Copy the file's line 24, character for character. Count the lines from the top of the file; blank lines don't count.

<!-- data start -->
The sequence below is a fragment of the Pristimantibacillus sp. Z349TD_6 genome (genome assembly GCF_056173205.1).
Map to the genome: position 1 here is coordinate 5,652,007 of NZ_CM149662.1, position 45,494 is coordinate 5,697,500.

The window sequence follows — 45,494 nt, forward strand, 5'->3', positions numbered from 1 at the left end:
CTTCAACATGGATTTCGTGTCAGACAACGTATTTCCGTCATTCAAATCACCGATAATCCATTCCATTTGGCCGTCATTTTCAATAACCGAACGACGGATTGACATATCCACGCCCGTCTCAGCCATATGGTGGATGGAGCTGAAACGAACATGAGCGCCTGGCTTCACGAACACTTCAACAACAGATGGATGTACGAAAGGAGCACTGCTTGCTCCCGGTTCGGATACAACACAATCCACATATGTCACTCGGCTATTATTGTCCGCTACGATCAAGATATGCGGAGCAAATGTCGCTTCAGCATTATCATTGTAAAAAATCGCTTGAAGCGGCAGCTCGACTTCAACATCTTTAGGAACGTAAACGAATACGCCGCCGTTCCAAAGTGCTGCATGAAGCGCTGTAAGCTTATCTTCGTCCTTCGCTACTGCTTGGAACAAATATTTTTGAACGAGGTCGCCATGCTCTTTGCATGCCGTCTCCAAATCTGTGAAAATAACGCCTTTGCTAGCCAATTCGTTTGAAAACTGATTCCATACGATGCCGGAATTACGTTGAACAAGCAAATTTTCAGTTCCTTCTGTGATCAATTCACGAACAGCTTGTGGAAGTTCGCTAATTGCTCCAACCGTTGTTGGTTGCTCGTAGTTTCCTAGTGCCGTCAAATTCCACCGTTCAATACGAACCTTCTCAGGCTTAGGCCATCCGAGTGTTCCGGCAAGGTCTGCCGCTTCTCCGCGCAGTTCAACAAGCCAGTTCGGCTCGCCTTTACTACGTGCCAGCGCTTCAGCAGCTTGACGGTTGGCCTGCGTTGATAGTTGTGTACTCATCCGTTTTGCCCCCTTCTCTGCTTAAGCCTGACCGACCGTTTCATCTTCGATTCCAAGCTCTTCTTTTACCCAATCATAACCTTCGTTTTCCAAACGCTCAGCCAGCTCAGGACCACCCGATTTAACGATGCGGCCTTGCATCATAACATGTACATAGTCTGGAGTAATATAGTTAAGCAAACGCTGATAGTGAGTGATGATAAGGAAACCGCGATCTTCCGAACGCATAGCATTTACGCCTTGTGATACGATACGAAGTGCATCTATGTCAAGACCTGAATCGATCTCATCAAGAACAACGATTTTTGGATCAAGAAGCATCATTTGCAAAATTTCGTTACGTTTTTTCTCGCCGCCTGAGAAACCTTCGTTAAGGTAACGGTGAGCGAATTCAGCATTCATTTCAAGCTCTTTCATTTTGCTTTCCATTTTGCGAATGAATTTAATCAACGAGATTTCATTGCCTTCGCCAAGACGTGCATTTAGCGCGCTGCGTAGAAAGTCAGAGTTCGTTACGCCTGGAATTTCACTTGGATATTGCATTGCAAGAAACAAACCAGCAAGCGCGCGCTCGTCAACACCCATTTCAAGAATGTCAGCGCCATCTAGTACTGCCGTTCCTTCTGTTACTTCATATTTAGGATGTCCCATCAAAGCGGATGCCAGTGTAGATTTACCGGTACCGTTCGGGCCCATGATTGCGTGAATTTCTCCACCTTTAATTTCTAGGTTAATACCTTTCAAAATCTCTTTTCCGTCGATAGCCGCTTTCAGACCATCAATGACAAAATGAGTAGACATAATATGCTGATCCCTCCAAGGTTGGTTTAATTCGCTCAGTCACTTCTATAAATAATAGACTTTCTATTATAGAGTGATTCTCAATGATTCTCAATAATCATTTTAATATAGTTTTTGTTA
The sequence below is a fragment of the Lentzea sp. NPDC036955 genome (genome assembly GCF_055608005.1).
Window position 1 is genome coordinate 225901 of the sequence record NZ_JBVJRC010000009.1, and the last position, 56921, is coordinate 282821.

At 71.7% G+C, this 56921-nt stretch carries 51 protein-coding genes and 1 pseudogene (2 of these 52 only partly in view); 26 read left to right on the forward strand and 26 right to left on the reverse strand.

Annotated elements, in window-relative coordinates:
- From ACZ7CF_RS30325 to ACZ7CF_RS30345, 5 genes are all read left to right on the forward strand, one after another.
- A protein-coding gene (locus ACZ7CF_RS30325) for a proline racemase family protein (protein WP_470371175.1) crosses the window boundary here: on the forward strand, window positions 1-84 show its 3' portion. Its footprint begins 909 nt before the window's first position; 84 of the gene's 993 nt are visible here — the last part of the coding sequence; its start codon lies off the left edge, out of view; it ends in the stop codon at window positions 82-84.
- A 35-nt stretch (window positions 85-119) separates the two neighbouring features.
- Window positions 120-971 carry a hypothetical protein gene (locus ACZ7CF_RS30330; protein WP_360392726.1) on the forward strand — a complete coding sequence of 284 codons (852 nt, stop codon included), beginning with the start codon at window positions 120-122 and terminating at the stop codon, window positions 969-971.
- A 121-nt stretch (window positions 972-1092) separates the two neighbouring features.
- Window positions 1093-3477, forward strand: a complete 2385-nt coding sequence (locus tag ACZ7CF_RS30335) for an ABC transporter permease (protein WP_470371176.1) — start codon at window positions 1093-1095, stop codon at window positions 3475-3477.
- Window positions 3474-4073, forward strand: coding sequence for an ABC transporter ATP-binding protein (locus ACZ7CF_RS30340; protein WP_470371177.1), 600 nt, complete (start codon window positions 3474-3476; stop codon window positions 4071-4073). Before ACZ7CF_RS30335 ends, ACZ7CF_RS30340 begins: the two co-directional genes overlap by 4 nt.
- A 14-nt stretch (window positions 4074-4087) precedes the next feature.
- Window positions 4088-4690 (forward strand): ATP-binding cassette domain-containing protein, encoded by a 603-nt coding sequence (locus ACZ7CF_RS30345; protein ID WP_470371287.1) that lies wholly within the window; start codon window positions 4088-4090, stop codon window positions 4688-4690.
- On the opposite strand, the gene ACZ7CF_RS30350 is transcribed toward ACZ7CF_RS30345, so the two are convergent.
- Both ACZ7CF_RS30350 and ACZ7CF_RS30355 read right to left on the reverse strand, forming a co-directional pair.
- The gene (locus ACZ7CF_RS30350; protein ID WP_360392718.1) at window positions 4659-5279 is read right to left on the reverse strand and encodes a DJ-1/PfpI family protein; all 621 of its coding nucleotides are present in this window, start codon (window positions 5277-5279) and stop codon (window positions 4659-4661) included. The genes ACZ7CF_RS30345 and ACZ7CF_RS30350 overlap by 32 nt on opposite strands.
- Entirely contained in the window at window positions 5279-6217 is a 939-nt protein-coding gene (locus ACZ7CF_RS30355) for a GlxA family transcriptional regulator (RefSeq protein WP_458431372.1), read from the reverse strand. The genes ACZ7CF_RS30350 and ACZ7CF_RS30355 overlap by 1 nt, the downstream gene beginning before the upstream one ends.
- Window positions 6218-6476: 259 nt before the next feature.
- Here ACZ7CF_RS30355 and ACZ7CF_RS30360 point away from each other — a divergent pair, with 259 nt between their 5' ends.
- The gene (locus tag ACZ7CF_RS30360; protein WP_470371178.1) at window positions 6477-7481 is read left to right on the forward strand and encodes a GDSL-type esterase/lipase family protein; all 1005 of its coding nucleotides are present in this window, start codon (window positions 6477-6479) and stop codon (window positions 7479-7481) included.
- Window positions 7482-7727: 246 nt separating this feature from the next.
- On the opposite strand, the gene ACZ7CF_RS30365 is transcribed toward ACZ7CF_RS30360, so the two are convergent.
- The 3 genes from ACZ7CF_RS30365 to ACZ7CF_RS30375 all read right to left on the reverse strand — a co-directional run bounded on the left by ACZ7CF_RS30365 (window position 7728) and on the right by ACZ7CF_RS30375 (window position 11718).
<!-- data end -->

- The gene (locus tag ACZ7CF_RS30360; protein WP_470371178.1) at window positions 6477-7481 is read left to right on the forward strand and encodes a GDSL-type esterase/lipase family protein; all 1005 of its coding nucleotides are present in this window, start codon (window positions 6477-6479) and stop codon (window positions 7479-7481) included.